Figure 4 shows the fluence dependence of diffraction change, for example, for the (606) Bragg spot, at two time points, t = 10 ps and t = 1 ns. The intensity change displays (almost) a linear dependence with a threshold at 6 ± 1 mJ/cm2. The threshold, which translates to ∼0.05 photon per vanadium atom (38), indicates the minimum fluence required for switching into the new phase in this crystalline material and as such defines a level of connectivity among the different sites involved (15). For the spots that exhibit the fs dynamics, we noted that the threshold for the sub-ns component is either the same or higher than that of the fs component, suggesting that the shear is associated with the initial atomic motions.

Fig. 4.

Dependence of the fs dynamics and the large-scale shear displacement on excitation fluence. The magnitude of the initial intensity decrease (violet) and the amplitude of the long-time change (green) are plotted for different excitation fluences. A common threshold region is observed. (Inset) Transients of the (606) Bragg spot for two different excitation fluences. The magnitudes of change were measured at 10 ps and 1 ns.

From Eq. 1, the calculated V–V displacement (Fig. 3A) reaches 0.02 Å for ∼0.1 photon per vanadium for delocalized excitation of the lattice. However, vanadium dioxide is a strongly correlated system, and this value could be as high as 0.2 Å for localized V–V pairs. We note that the total energy deposited at threshold (∼ 0.4 ± 0.1 J/mm3) matches well with the total heat required (0.38 J/mm3) for thermally inducing the phase transition, including the latent heat (20). This observation suggests that the phase transition is critically dependent on the total number of carriers, thermal and optical (26), and that the described transitional structures may be reached similarly but with different rates, as shown, for example, in surface femtochemistry (39). Lastly, we have repeated these experiments at different temperatures; at 110 K, the fluence threshold shifts to a higher value compared with that at 300 K, which further supports the above-mentioned stepwise mechanism.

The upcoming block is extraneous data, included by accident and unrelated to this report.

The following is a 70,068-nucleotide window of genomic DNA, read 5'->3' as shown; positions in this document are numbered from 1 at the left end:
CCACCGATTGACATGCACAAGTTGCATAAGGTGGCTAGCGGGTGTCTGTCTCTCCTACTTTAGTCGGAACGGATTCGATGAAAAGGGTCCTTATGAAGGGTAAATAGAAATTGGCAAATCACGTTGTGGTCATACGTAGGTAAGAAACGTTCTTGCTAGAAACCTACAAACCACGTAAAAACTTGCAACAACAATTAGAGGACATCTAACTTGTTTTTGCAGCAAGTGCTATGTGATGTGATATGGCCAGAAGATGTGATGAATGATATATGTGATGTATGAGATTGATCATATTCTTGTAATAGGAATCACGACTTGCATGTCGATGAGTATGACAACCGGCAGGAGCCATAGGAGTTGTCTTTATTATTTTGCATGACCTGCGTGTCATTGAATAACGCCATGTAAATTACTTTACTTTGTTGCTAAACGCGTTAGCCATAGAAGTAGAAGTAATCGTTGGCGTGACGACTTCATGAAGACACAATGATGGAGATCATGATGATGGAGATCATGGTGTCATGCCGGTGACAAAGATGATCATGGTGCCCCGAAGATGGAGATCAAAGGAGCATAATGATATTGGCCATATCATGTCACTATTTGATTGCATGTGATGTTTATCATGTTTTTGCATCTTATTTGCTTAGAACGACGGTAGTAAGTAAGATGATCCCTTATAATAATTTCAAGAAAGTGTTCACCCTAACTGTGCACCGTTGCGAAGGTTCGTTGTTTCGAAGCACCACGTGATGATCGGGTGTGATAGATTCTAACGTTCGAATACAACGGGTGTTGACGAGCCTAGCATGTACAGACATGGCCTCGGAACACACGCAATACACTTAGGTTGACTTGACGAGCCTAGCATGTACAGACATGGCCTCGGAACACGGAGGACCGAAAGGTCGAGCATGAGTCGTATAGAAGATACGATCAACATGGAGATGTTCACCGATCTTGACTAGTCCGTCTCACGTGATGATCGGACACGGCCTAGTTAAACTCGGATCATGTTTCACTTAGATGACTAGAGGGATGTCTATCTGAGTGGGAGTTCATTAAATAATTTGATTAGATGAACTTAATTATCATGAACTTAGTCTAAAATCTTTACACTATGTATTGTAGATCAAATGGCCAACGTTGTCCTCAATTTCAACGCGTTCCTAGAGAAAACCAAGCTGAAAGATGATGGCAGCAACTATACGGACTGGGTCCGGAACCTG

The ability to decipher the nature of the atomic motions during a structural phase transition is demonstrated by the results reported here. For vanadium dioxide crystals, the elementary steps follow a nonconcerted mechanism with a sequence of transitional structures, first involving local displacements on the fs and ps time scale followed by long-range shear rearrangements on the sub-ns time scale and at the speed of sound. The V–V bond dilation is the initial step of the insulator-to-metal transformation, providing a dynamical molecular picture. The coincidence of the thermal and photoinduced transition thresholds at different temperatures suggests the common pathway mechanism for the transition. With 4D atomic-scale spatial and temporal resolutions, we expect, by using this table-top approach, many future extensions in the studies of designed nanoscale materials and biological systems (11).